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NASA Mars Reconnaissance Orbiter HiRISE Images: April 16, 2014

Status Report From: Jet Propulsion Laboratory
Posted: Thursday, April 24, 2014

- A Surprise Landslump in Melas Chasma http://hirise.lpl.arizona.edu/ESP_035028_1685

In one of our most recent images of this site, there was a surprise a new dark streak just down slope from recurring slope lineae.

- Equatorial Gullies on Mars http://hirise.lpl.arizona.edu/ESP_035945_1755

Although gullies are most common in the middle latitudes of Mars, they are also found in equatorial regions.

- A Big Block of Red Bedrock http://hirise.lpl.arizona.edu/ESP_035998_1555

These blocks could be ejecta from the ancient Hellas impact or other large impacts from billions of years ago.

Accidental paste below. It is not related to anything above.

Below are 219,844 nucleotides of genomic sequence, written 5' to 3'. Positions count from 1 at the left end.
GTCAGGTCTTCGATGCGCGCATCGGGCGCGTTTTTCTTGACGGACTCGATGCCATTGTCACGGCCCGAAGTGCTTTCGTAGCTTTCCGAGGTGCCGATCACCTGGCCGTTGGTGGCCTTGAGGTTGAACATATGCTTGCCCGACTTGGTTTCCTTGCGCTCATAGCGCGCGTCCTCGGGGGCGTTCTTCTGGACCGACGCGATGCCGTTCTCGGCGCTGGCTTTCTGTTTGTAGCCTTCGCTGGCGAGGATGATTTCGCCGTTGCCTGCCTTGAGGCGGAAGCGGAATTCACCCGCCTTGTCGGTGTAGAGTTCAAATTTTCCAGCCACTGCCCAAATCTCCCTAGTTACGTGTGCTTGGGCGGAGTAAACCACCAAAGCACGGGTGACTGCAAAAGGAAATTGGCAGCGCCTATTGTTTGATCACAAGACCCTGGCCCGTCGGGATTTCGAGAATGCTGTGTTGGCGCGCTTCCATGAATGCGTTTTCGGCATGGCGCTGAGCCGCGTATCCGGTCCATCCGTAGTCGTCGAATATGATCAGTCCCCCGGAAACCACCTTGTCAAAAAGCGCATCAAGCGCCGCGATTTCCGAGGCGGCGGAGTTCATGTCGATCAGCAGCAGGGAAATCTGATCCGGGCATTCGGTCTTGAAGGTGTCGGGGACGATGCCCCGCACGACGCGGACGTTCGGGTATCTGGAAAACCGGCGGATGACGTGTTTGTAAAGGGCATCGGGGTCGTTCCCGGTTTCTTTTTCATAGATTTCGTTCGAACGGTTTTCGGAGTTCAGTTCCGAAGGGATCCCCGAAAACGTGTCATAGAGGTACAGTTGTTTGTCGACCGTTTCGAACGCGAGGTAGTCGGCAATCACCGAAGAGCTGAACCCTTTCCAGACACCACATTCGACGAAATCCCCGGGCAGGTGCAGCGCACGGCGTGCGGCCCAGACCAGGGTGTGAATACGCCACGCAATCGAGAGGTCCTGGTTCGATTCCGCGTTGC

- Curiosity Ready to Drill for Gold at the Kimberley http://hirise.lpl.arizona.edu/releases/msl-kimberley.php

This new image of the Curiosity (MSL) shows the rover approaching one of many geologically young scarps that are of interest to scientists.

All of the HiRISE images are archived here: http://hirise.lpl.arizona.edu/

Information about the Mars Reconnaissance Orbiter is online at http://www.nasa.gov/mro. The mission is managed by NASA's Jet Propulsion Laboratory, a division of the California Institute of Technology, for the NASA Science Mission Directorate, Washington, D.C. Lockheed Martin Space Systems, of Denver, is the prime contractor and built the spacecraft. HiRISE is operated by the University of Arizona. Ball Aerospace and Technologies Corp., of Boulder, Colo., built the HiRISE instrument.

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